Coffee stains on your clothes, grass stains on your carpet, ink stains on your…drapes? As we all know, anything can happen, but that doesn’t mean you need to seek out chemically-laden spot removers to get immaculate again. Undiluted Castile soap, made with olive or coconut oil, usually does the trick with laundry stains—just be sure it’s not mixed with soy or canola (which tends to mean it’s been genetically modified) or glycerin, fragrance and citric acid. For other household spots, go for a non-toxic household cleaner like Ecover or Better Life’s Stain & Odor Eliminator with eucalyptus and lemongrass.
4. Don’t be fooled by “green” advertising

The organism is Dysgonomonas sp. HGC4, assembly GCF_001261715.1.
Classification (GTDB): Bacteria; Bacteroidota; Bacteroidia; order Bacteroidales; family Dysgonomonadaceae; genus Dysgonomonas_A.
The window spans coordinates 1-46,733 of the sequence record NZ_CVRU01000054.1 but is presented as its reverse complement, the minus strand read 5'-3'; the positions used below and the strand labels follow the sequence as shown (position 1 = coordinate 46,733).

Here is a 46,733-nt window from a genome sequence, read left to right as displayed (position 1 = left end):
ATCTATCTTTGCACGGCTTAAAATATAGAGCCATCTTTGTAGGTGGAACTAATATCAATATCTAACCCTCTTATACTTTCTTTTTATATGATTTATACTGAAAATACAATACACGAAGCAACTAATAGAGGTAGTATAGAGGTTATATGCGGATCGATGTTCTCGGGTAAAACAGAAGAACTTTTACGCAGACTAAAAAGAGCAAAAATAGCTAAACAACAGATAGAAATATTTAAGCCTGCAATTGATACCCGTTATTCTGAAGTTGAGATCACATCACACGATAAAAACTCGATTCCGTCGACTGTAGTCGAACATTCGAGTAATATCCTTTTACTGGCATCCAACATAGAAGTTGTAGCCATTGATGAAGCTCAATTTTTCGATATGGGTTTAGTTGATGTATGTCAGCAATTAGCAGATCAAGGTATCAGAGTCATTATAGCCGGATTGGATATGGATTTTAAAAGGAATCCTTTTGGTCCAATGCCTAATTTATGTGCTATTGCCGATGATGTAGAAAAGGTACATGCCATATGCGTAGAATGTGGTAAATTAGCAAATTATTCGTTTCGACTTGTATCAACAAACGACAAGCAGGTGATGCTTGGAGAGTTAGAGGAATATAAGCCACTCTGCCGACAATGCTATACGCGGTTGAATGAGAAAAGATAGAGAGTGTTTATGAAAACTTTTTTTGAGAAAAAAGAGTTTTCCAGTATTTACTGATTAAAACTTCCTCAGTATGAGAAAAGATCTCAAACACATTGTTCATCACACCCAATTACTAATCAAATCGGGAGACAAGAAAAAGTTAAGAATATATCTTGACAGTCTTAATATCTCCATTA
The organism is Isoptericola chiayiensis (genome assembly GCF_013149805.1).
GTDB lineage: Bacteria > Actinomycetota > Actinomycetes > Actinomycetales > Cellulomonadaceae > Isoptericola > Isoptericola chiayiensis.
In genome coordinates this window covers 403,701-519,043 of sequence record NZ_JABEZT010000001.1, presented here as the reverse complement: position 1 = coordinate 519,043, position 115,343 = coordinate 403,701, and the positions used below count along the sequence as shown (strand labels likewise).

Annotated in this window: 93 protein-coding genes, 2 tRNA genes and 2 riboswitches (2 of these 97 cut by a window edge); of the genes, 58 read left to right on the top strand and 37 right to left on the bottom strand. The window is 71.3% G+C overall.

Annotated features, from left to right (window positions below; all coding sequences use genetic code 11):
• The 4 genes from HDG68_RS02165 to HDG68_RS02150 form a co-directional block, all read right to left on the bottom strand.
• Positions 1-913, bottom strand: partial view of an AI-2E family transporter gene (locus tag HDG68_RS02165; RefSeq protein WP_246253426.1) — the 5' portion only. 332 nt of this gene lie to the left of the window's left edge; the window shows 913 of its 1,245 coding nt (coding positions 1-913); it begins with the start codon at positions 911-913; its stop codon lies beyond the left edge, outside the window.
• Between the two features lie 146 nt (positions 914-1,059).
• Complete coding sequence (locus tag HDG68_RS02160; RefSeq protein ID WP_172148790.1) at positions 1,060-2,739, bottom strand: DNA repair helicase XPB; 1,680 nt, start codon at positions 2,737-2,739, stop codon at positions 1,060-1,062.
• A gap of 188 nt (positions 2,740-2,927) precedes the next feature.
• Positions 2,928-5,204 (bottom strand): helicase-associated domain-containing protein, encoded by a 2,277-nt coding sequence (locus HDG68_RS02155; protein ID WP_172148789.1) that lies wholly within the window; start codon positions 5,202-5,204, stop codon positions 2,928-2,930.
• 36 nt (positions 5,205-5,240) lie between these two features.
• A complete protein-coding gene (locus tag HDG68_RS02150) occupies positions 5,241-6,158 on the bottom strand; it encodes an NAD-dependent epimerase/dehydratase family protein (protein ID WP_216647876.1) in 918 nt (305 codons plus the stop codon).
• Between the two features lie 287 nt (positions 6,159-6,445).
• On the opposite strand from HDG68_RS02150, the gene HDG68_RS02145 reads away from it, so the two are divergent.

Myriad products claim to be “green” and “non-toxic”—and are anything but (think of Sutton’s remarks). One of the worst offenders, for example, is Simple Green Concentrated All-Purpose Cleaner. Labeled as biodegradable and non-toxic, according to the EWG it contains 2-butoxyethanol (“a solvent absorbed through the skin that damages red blood cells and irritates eyes”) and “a secret blend of alcohol ethoxylate sufactants”—and “some members of this chemical family are banned in the European Union.” For this reason, be sure to read the labels of the “safe” products you’re purportedly buying (and for a full list of the EWG’s most harmful products, go here.)
5. Go basic
A simple Google search will reveal tons of recipes for non-toxic cleaners you can make in your own kitchen—and often with ingredients that are already in your own kitchen, such as vinegar, baking soda and lemon. But for a basic but effective all-purpose cleaner, simply mix tea tree oil with vinegar and water in a BPA-free spray bottle—then, if you so wish, add an essential oil of your choice for a pleasing, non-ick fragrance.